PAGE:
[3] Year: 1930; Census Place: Cicero, Cook, Illinois; Page: 32A; Enumeration District: 2099; FHL microfilm: 2340233.  Source Information: 1930 United States Federal Census [database on-line]. Provo, UT, USA: Operations Inc, 2002.  Original data: United States of America, Bureau of the Census. Fifteenth Census of the United States, 1930. Washington, D.C.: National Archives and Records Administration, 1930. T626, 2,667 rolls.

[4] Ibid.

[5] Year: 1900; Census Place: Cicero, Cook, Illinois; Page: 22; Enumeration District: 1150; FHL microfilm: 1240292  Source Information: 1900 United States Federal Census [database on-line]. Provo, UT, USA: Operations Inc, 2004. Original data: United States of America, Bureau of the Census. Twelfth Census of the United States, 1900. Washington, D.C.: National Archives and Records Administration, 1900. T623, 1854 rolls.

[6] Year: 1930; Census Place: Cicero, Cook, Illinois; Page: 32A; Enumeration District: 2099; FHL microfilm: 2340233  Source 1930 United States Federal Census [database on-line]. Provo, UT, USA: Operations Inc, 2002.  Original data: United States of America, Bureau of the Census. Fifteenth Census of the United States, 1930. Washington, D.C.: National Archives and Records Administration, 1930. T626, 2,667 rolls.

[7] Personal knowledge from their nephew, Bruce  Grunst

[8] Ibid.

[9] Illinois, Deaths and Stillbirths Index, 1916-1947 [database on-line]. Provo, UT, USA: Operations, Inc., 2011. Original data: “Illinois Deaths and Stillbirths, 1916–1947.” Index. FamilySearch, Salt Lake City, Utah, 2010. Index entries derived from digital copies of original records.

[10] Chicago Tribune, (Chicago, Illinois), 18 December 1951, Page 45.

[11] Berwyn Life , (Berwyn Illinois), 11 March 1959, Page 5.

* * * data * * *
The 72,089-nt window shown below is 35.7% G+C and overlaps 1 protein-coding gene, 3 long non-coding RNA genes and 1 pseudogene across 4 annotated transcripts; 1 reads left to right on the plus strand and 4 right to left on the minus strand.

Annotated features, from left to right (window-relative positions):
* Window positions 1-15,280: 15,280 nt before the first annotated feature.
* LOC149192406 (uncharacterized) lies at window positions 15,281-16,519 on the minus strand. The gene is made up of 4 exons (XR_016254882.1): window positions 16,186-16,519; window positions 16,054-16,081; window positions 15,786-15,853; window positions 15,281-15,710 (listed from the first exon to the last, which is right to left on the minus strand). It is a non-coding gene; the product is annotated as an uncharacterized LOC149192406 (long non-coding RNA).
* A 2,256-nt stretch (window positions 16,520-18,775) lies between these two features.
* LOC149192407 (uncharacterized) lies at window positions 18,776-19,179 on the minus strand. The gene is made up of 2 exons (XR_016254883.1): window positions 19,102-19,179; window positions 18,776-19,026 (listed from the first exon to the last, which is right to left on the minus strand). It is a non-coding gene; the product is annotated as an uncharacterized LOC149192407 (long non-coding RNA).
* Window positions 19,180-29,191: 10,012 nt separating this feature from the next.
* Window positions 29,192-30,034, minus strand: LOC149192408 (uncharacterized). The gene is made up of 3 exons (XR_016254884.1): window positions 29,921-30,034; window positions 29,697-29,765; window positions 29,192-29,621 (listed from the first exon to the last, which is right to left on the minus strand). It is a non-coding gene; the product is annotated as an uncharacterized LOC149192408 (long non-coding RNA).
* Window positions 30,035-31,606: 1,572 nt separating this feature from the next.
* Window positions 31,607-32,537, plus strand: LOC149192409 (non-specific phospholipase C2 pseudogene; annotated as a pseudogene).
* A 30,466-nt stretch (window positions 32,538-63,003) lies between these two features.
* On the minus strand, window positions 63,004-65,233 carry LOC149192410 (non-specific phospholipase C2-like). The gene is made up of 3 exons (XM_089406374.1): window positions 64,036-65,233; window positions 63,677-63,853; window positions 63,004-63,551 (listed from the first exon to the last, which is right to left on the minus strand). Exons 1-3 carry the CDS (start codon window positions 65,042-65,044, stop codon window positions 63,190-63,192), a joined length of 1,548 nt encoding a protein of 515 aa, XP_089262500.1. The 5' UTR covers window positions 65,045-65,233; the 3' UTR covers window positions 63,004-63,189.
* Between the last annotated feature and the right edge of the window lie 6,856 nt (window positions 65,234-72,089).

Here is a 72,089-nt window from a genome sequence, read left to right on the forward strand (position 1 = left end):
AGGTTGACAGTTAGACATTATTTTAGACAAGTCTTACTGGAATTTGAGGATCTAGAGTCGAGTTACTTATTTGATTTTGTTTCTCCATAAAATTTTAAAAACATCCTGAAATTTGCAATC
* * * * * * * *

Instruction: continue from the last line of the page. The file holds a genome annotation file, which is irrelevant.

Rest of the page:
Water, Water Everywhere

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Bathing Beauties 1921

52 Ancestors in 52 Weeks challenge this week is “water”.  I thought about this for awhile and all of my ancestors came over to the United States on boats so there is nothing new there.  Then I thought about my mother’s family always seemed to live near water or take vacations that involved water.  I decided on more of a pictorial history of my mother’s family and water. 

My maternal grandmother was born in Ottawa, Illinois and lived there for part of her youth. “Ottawa, Illinois is situated at the junction of the Fox and Illinois rivers, nearly the geographical center of LaSalle County.  The Fox enters the Illinois from the northeast and with its rapid currents feeds the Chicago and Illinois Canal, which follows the banks of the Illinois River.” [1]    Both her mother and father were brought up in Ottawa, Illinois.  Her paternal grandparents lived on Chapel Street in Ottawa and across the street from the river. While still a child her mother moved to Chicago and they lived not far from Lake Michigan and Lincoln Park Zoo.  As adult she and my grandfather moved to Villa Park, Illinois and there is no lake or river near by.  But they did take vacations to lakes.  The one place they went most was to Fox Lake, Illinois. 

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Grandma and her best friend at Fox Lake, Illinois 

They also liked Lake Como, Wisconsin.  The Wisconsin Dells was another popular place with them.  In fact my grandparents went to the Wisconsin Dells for their honeymoon.  

Helen at Lake Como

Grandma at Lake Como, Wisconsin

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Grandparents, Mom and ? at Big Smoky Falls, Wolf River, Wisconsin 1929